Using the power of music to improve health and social care

West End star Gareth Gates will be among the speakers at a national conference in Nottingham looking at how music can be used in health and social care.

The University of Nottingham will be hosting the first Power of Music and Social Care Conference on Friday 12 October, which brings together care partners interested in the role music can have in quality of living and care.

In partnership with the Room 217 Foundation, Live Music Now, MHA and Nottingham Lakeside Arts, the conference is for anyone who wants to learn more about the role music plays in care including care providers, family, volunteer caregivers, patients and musicians.

Compared with treatment by healthcare professionals, medicine or technology, music is a relatively inexpensive resource. There are infinite forms of music and many ways it can be used in health and social care. There is also a vast amount of research into the use of music to heal.

The one-day conference will feature interactive workshops showcasing local performers and projects, such as Opus Music, the Nottingham People’s Choir and Soundtrack to My Life. There will also be a host of expert speakers - including stage and television star Gareth Gates, who will tell the story of how music has helped him in his life.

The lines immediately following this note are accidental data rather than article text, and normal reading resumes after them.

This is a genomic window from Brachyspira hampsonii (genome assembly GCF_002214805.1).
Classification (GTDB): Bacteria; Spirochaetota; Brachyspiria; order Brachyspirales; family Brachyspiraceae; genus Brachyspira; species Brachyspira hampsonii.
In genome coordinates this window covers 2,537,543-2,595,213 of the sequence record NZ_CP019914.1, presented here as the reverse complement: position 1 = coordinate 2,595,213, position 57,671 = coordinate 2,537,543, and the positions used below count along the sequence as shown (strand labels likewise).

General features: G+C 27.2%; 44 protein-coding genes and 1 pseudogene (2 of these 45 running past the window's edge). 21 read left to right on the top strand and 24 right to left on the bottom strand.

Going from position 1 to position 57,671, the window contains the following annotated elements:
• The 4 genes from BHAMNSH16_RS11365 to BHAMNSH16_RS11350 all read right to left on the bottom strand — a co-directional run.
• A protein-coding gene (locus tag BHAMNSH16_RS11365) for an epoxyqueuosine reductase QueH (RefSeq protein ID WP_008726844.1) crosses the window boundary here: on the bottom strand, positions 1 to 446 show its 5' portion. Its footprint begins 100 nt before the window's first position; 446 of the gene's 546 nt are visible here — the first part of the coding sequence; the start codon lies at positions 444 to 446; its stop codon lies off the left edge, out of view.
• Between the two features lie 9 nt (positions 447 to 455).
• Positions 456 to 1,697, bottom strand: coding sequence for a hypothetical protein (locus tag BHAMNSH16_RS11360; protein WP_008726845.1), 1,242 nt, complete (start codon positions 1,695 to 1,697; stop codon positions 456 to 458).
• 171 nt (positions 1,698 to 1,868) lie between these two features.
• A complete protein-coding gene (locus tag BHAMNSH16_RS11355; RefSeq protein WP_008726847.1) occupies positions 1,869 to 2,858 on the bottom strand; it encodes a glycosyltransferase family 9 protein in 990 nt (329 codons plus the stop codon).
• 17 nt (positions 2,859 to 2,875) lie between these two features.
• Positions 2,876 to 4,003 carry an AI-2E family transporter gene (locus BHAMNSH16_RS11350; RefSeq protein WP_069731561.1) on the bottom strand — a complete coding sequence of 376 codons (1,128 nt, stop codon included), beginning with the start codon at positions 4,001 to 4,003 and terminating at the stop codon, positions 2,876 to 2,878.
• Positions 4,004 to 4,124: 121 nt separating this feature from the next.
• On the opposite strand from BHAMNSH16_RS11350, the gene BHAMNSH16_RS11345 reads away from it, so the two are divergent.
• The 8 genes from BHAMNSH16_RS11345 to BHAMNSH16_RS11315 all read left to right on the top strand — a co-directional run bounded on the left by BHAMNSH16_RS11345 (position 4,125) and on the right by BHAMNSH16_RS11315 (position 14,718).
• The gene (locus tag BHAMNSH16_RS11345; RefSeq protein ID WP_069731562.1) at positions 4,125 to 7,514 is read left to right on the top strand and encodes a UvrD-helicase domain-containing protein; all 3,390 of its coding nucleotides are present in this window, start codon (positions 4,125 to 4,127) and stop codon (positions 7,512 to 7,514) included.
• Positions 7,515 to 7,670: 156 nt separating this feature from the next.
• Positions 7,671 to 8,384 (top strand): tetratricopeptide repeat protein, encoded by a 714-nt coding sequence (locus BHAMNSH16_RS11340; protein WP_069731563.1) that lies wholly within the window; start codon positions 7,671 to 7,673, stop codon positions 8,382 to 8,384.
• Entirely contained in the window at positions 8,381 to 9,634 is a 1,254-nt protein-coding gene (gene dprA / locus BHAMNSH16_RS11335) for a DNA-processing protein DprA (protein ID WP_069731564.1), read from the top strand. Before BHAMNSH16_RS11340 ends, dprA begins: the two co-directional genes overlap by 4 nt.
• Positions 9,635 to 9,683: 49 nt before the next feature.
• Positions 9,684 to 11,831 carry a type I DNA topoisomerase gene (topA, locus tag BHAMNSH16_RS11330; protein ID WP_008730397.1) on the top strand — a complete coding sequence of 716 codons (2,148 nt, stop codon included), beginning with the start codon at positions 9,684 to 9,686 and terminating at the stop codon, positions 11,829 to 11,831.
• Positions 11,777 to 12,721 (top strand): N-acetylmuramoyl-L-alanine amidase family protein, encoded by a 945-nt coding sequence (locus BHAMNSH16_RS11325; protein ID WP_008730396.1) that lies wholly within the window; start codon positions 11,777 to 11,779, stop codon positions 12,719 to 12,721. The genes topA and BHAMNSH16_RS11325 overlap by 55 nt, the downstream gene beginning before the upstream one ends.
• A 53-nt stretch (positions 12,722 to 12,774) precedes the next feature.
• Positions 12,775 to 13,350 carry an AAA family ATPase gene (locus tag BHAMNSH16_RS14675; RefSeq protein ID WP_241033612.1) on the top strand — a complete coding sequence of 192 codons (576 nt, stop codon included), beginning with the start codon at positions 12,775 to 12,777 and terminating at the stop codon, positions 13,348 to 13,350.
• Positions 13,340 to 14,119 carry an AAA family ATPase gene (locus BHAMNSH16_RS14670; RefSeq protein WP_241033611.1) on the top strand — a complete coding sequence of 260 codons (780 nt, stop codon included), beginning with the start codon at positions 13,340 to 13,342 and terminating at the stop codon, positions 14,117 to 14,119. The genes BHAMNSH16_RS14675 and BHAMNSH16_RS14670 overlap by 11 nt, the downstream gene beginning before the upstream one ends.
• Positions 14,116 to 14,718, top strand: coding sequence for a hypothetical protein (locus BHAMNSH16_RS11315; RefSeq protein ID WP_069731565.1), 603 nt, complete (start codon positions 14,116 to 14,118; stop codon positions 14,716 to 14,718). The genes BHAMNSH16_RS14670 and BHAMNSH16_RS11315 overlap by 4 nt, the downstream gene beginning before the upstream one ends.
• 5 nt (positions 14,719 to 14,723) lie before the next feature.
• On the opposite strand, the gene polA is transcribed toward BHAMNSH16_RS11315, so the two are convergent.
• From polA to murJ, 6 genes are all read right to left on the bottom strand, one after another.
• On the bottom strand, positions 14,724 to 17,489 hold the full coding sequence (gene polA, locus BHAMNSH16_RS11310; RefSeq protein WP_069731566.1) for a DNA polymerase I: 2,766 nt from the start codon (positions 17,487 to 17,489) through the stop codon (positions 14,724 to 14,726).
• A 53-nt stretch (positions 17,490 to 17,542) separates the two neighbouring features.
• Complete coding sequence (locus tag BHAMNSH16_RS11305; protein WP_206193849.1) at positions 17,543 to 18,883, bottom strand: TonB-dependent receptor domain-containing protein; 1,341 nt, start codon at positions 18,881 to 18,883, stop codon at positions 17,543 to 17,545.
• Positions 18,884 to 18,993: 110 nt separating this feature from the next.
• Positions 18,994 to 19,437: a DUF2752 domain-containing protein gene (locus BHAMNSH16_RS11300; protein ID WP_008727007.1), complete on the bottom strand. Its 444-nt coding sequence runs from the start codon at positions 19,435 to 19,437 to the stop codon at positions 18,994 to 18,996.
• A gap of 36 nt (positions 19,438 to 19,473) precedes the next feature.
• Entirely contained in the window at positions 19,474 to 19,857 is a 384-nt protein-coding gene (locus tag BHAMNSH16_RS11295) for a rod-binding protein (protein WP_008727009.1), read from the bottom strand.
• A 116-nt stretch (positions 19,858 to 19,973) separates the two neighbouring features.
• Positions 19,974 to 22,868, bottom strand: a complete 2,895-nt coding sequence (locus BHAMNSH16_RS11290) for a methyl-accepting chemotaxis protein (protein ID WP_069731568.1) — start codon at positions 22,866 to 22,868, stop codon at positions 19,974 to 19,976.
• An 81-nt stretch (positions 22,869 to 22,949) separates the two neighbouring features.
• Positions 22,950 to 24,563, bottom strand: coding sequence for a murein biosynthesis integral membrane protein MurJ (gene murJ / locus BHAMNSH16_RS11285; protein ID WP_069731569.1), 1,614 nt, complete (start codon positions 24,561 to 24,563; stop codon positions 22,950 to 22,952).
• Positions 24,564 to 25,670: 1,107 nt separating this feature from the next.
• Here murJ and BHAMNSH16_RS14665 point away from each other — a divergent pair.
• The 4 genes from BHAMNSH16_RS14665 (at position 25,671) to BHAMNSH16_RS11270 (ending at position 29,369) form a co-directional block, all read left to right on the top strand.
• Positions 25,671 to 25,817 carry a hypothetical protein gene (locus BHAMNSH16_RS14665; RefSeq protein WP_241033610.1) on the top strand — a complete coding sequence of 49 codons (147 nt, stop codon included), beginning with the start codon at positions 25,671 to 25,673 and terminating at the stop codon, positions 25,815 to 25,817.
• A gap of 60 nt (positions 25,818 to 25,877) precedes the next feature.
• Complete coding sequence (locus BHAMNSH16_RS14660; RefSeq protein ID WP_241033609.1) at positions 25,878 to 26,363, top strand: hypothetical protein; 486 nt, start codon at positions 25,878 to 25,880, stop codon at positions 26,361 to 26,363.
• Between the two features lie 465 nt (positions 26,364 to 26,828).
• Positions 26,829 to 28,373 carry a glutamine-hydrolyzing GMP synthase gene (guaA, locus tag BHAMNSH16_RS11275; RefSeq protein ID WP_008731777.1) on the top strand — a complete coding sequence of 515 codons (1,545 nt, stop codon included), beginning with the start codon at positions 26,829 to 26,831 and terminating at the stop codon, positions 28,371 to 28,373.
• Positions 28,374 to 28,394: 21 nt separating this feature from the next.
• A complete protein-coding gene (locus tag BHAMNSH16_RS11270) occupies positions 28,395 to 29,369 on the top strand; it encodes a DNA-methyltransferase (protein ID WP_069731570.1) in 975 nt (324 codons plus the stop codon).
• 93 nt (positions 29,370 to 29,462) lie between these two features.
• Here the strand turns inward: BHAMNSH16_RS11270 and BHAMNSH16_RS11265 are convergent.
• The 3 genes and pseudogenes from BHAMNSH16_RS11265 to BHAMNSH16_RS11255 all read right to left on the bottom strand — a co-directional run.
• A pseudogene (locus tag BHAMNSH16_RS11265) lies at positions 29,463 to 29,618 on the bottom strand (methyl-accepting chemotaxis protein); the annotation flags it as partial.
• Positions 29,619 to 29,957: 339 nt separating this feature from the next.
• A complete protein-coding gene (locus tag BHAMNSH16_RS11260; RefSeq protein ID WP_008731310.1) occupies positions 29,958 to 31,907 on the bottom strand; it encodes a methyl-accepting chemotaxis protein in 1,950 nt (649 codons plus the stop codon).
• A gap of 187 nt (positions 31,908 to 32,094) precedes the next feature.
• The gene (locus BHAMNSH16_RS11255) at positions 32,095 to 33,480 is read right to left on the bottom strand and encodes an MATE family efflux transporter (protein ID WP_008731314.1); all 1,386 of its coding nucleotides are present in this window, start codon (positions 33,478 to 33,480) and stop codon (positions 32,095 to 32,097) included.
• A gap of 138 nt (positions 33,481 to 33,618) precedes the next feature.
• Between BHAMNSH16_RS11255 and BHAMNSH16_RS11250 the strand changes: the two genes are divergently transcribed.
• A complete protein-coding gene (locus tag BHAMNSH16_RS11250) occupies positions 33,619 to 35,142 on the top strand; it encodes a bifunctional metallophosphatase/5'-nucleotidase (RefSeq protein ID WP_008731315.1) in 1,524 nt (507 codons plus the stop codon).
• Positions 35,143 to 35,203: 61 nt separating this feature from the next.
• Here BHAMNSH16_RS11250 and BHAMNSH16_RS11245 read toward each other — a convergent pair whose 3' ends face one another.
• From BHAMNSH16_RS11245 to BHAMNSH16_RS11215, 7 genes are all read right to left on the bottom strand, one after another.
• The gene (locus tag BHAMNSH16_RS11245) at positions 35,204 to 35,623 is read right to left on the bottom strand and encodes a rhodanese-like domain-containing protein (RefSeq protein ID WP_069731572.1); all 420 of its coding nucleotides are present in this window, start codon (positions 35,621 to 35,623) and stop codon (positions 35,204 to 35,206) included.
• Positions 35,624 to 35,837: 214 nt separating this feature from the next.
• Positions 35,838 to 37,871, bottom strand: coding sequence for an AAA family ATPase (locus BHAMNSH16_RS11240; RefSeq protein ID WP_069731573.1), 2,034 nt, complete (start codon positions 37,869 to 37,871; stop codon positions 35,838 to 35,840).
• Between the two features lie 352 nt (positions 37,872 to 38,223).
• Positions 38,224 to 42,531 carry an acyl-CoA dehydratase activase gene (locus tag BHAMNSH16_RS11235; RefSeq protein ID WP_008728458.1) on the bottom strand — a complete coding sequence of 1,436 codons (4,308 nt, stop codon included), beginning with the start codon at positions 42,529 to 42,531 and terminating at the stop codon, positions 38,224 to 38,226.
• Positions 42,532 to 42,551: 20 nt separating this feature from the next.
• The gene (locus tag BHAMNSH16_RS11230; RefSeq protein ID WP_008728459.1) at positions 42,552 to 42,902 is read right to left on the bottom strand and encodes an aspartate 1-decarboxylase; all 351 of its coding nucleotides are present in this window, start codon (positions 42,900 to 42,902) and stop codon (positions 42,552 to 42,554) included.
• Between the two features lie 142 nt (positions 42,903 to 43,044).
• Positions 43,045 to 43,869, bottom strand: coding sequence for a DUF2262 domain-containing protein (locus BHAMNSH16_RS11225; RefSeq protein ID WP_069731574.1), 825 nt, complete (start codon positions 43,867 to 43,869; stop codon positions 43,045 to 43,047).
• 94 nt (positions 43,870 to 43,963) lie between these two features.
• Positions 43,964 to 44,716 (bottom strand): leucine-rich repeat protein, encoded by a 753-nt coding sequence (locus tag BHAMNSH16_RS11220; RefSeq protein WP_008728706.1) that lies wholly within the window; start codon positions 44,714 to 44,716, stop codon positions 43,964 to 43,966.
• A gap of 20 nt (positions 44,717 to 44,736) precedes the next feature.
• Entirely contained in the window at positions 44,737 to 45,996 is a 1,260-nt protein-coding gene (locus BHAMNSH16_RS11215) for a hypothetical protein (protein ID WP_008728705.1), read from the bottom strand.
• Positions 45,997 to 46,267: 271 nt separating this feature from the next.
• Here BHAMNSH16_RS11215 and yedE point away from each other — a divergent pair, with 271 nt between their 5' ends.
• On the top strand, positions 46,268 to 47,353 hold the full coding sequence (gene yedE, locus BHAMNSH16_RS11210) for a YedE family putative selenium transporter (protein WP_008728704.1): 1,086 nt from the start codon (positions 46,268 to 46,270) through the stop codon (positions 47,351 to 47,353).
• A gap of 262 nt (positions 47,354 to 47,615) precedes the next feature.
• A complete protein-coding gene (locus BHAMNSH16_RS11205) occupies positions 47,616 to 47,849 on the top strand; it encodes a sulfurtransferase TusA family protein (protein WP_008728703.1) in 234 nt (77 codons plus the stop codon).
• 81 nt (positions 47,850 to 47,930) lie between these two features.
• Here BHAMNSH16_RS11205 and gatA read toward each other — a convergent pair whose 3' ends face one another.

Bev Foster, Executive Director of Room 217 - Care through Music, one of the conference organisers, said: “A number of presenters will be sharing evidence around music and its effects on people living with dementia, rehabilitation within neurological conditions, and programming in care settings. Research is also showing music can reduce isolation and loneliness, particularly amongst older adults.”

This unique conference will enable people to learn about the benefits of music, with the aim of encouraging people to consider using it more as a care intervention in everyday practice.

Justine Schneider, Professor of Mental Health and Social Care at the University of Nottingham, said: “The potential of music in care is massive. It can humanise care settings by reminding us that we all have feelings as well as bodies. It can bridge the gap between young and old, trainee and teacher, patient and professional. Music can even make communication possible when language is lost. Music inspires and unites people.

“At this conference we want to focus on the power of music to improve health and social care, by describing the evidence and sharing examples of good practice from across the region. There will be call to action so that everyone is invited to take steps when they leave the conference to help promote the power of music in care.”

The conference is being held at the East Midlands Conference Centre from 8.30am - 4.30pm and tickets are 80.